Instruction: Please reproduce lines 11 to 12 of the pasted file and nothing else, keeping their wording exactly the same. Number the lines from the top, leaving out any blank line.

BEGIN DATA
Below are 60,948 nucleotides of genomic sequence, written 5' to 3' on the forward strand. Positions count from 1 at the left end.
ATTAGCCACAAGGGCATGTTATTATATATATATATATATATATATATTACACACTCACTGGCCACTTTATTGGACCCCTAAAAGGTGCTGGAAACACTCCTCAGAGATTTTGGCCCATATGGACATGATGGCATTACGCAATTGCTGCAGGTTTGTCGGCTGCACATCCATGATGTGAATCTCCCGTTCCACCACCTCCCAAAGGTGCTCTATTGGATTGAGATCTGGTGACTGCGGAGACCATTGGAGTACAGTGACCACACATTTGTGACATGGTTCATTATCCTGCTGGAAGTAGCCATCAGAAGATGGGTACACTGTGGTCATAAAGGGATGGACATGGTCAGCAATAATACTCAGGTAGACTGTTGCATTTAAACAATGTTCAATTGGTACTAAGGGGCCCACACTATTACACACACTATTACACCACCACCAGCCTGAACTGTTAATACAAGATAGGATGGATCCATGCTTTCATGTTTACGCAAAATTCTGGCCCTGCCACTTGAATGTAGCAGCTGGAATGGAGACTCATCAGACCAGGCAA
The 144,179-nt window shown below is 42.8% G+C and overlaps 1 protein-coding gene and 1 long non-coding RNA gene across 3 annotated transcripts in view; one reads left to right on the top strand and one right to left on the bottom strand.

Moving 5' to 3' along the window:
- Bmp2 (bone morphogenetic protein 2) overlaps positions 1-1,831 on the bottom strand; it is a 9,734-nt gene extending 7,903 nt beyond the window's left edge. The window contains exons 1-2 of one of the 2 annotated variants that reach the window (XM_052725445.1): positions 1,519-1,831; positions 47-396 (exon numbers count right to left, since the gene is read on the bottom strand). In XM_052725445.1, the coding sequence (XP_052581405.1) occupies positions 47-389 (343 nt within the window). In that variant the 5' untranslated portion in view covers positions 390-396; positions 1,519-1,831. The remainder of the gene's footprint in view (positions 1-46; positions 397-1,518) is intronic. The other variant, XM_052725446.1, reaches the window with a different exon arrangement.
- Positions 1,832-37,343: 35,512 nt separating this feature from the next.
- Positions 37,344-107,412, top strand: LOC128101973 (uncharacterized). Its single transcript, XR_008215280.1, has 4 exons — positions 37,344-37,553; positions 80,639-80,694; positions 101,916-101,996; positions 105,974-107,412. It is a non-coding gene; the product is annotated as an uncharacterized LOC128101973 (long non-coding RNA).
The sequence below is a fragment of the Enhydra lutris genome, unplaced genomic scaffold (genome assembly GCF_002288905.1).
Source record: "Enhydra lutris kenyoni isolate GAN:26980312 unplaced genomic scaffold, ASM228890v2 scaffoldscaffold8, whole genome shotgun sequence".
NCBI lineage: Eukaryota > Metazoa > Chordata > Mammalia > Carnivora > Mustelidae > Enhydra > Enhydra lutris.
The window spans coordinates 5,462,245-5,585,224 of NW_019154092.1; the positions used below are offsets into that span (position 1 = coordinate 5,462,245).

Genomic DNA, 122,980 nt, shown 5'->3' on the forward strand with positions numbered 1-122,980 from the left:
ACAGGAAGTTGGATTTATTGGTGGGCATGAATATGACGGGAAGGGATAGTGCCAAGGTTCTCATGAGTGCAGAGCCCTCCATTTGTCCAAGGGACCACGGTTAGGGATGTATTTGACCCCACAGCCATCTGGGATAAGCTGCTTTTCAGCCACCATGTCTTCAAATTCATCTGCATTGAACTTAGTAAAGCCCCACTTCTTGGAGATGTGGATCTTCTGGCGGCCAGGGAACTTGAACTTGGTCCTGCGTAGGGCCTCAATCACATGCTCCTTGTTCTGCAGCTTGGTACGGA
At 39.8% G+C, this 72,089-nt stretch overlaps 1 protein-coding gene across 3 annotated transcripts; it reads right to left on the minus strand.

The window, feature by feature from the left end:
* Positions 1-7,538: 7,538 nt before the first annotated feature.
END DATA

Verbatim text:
The window spans coordinates 5,462,245-5,585,224 of NW_019154092.1; the positions used below are offsets into that span (position 1 = coordinate 5,462,245).

Genomic DNA, 122,980 nt, shown 5'->3' on the forward strand with positions numbered 1-122,980 from the left: